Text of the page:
Public library cardholders have access to a region-wide subscription to the OverDrive downloadable book service.
eReaders can also be borrowed from the Library
The library has 3 eReaders available to check out! These readers were made available from a grant from the Zumbrota Community Trust. Available models are the Kindle, the Nook, and the Sony Reader. Checking out an eReader is similar to checking out a book. You can have the devices for 2 weeks at a time. However, the library will require a credit card deposit as a security measure.
An eBook is an electronic version of a traditional print book.
With your library card, you can check out current and popular fiction and nonfiction, including books for children and teens. These are available through OverDrive, which enables you to borrow eBooks with your library card just as you do other materials. (eAudiobooks are also available through OverDrive.)
Books that are available for library loan (or for purchase) can be downloaded right to your computer or handheld device. This allows you to carry an entire library with you, without having to haul around actual books. You can also use other features such as searching, magnifying text, and making notes (to name a few).
eBooks are read through eReaders, which can be either physical devices or applications on your portable device or computer.
Some popular stand-alone electronic readers (eReaders) are the Amazon Kindle, Sony Reader, and the Barnes & Noble NOOK. These eReaders have a special technology that makes eBooks easy to read, so it feels more like reading the printed word than reading text on a computer screen. Apple’s iPad also offers books through their iBooks store. You may also be able to download eBooks to your PC, your iPhone, your BlackBerry, or other electronic device, depending on where the content is coming from.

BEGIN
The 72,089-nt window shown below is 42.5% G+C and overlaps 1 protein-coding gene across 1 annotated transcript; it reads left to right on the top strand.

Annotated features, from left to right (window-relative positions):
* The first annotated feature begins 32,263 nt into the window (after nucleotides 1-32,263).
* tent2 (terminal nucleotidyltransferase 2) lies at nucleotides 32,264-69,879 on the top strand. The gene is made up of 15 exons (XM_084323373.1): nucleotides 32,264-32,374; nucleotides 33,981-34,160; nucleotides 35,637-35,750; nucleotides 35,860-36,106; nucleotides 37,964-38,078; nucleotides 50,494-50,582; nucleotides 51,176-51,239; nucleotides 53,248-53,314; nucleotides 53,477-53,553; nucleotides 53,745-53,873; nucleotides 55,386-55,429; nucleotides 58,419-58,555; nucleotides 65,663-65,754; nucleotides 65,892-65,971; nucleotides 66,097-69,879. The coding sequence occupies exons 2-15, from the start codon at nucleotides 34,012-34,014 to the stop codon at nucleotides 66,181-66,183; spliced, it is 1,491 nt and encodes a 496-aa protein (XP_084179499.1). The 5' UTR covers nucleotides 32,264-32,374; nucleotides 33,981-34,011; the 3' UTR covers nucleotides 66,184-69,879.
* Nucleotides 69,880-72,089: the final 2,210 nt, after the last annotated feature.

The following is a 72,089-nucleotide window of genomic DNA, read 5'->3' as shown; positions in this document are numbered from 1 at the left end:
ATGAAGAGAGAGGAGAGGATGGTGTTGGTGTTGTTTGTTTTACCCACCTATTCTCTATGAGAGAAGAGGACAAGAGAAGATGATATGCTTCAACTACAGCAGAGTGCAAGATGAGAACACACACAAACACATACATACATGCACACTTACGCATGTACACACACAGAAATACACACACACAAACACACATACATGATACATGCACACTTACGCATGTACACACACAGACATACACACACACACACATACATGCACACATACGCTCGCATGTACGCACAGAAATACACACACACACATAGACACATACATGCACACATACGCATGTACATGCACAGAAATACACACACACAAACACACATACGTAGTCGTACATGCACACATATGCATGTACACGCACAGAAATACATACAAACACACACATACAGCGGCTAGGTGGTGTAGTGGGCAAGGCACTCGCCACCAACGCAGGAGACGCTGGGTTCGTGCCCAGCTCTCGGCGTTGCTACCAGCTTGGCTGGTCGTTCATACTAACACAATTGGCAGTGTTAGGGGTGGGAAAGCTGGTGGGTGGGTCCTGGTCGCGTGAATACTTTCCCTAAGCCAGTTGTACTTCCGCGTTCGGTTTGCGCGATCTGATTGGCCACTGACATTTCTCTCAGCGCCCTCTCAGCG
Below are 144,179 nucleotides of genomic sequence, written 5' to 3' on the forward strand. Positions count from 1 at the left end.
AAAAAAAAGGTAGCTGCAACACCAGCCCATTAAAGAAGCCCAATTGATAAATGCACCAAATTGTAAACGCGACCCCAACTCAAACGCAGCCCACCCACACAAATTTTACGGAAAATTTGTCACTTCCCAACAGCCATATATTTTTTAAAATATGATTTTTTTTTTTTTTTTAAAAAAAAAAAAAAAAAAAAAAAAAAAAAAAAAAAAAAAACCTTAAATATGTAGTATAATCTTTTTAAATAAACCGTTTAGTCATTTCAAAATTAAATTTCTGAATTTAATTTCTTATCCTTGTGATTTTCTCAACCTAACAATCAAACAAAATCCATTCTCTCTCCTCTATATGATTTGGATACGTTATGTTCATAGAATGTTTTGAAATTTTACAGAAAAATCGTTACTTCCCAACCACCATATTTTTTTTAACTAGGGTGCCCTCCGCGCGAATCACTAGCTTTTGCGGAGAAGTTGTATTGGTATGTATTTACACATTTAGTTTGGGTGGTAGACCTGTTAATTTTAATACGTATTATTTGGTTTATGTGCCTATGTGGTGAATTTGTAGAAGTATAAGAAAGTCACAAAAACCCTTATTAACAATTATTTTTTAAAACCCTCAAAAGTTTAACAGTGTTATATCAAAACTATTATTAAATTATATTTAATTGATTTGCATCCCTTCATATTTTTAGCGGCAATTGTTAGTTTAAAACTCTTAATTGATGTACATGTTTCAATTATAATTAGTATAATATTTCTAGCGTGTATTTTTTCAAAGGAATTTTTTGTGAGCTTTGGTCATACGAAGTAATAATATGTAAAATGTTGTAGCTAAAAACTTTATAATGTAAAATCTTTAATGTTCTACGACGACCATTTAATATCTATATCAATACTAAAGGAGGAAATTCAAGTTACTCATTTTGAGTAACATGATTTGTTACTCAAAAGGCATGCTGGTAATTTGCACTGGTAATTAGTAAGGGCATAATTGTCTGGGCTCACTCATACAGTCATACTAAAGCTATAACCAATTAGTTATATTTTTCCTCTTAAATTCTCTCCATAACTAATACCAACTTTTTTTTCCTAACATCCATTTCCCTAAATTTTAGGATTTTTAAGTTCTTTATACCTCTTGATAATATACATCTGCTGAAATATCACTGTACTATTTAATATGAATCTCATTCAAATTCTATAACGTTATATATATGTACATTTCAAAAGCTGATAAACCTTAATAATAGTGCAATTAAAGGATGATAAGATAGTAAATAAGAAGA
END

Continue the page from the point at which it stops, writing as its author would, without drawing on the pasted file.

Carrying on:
You can also download eReaders as applications to your existing computer or portable device, as an alternative to purchasing a stand-alone eReader. Two popular programs are the free Blio reader and the Calibre eBook management tool. Amazon has also released a free Kindle app for PC, Mac, iPad, Android, iPhone, and BlackBerry. OverDrive (the service libraries are using) has free apps available for the iPhone, iPod touch, and Android phone/tablet, and more. Google also has an eBookstore, offering eBooks that are compatible with many devices on the market, including the iPod.
SELCO regional library system has the OverDrive service providing current, popular eBooks that you can borrow with your library card just as you do other materials.
Some eBooks are also available through our statewide subscription to NetLibrary. These are mostly academic titles, and the subscription does not include the ability to download to a portable device.
If you download a free reader (such as Blio) you can find free eBooks through those apps. You will not find current bestsellers available for free this way; most of what you will find are items in the public domain (i.e., older items no longer covered by copyright). Some sites only make titles available to read via your browser, while other sites offer downloads.
Below are links to some of the more well-known and comprehensive sources of free eBooks.
http://books.google.com/books (Google Books)
http://books.google.com/ebooks (Google eBookstore: perform a search and limit to “Free Only”)
Wired Magazine has a series of buying guides, including one on Tablets & E-Book Readers.
CNET has done an excellent, thorough overview entitled “Kindle vs. Nook vs. iPad: Which e-book reader should you buy?”